Dearborn Hills looks for niche in changing market

“We decided to get rid of the exclamation point. We are trying to present ourselves as friendly and professional.” — Dearborn Hills Manager Lee Morris

By J. PATRICK PEPPER
Times-Herald Newspapers
DEARBORN — On a fence separating the bucolic east side of Dearborn Hills golf course from the roar of northbound Telegraph traffic, a large banner reads, “Golf here this year. Please.”
In text, it’s hard to determine if the slogan is a plea or just a courteously phrased suggestion. In reality, it might be a little of both.
“I was kind of worried it might come across (as desperate), so we decided to get rid of the exclamation point. But I think it does capture what we are trying to present ourselves as, and that is friendly and professional,” said manager Lee Morris.
The slogan is part of an overall strategy to strengthen the brand recognition of the municipally owned course as competition for golfers’ money becomes increasingly stronger, Morris said.
With 956 courses in Michigan, the second most of any state in the country, the competition facing the par-3 18-hole course always has been tough. Within only a six-mile radius of Dearborn Hills are eleven other full-length courses.
But over the last few years, the course also has been forced to adjust to a new economic reality confronting the golf world where revenue is shrinking and costs are rising. Oil prices – which are tied to almost every aspect of course maintenance – have experienced historic fluctuations over that period and affected courses everywhere.
The nationwide recession, felt particularly here in Michigan, also has shifted many golfers’ dollars into savings as people worry about job security. And with the local unemployment rate at more than 15 percent, many people presumably don’t have the money to spend — period.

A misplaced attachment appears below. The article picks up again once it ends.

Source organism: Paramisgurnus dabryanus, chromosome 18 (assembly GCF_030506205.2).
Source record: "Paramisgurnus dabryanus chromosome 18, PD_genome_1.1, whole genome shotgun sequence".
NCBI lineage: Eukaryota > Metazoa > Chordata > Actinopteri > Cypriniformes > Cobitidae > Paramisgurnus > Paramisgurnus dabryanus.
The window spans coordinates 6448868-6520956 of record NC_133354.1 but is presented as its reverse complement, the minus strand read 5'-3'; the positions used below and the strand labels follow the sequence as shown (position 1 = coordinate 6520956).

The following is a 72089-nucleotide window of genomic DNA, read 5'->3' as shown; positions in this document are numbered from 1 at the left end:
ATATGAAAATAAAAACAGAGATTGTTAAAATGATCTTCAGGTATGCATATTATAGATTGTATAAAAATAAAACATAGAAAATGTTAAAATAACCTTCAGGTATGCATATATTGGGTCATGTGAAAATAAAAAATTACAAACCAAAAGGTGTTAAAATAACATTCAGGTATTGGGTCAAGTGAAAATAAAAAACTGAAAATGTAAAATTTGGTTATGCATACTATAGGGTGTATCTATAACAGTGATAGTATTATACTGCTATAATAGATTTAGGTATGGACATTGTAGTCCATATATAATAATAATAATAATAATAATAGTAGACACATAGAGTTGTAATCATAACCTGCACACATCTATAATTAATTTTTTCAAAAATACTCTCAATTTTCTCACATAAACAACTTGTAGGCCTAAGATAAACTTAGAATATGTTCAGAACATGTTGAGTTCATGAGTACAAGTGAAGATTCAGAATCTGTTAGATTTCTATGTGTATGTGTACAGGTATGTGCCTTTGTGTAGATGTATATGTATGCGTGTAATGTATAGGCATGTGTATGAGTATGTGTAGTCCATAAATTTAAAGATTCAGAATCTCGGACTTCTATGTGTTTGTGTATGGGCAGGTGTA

The local effect has been compounded by massive white-collar job cuts in the automotive industry, which has supplied the course with a well-monied customer base for years. In recent years, Ford Motor Co. has slashed jobs at its world headquarters, seat supplier Lear Corp. moved to Southfield and plastics supplier Plastech Engineered Products Inc. was liquidated in bankruptcy.
So with the course’s local target demographic drastically reduced, Morris hopes that a little creative marketing and a refocused business model will help to keep the course viable. Part of that shift is in attracting banquets and special events, now responsible for about half of the course’s revenue. Weekend bookings for special events are solid through the rest of the summer until they begin to tail off in October.
“We’ll always be a golf course first, but we’ve found that these once-in-a-lifetime events – your weddings, graduations, and things of that nature – people just don’t put those off because of the economy,” Morris said.
The push to turn a profit will be an uphill battle, though. The course still is paying down bonds sold to finance the course revamp in the early 1990s, and it hasn’t turned out a balance sheet in the black since at least 2002.
Dearborn Hills also falls into the oft-stigmatized category of “executive courses,” so-named because their short length is well suited to the businessman without enough time to play a full-length course. Morris said the characterization probably wards off some men looking to rip 300-yard drives, but for the same reason is appealing to women who don’t hit the ball as far.
“It’s kind of a testosterone thing, I think, but I always tell guys, ‘If you come out here and you don’t enjoy yourself, I’ll give you a refund,’” Morris said. “I’ve never had to give one.”
But as the course works to carve out a niche in a vastly changing market, Morris has no reservations about reiterating the simple request that appears on the roadside banner.

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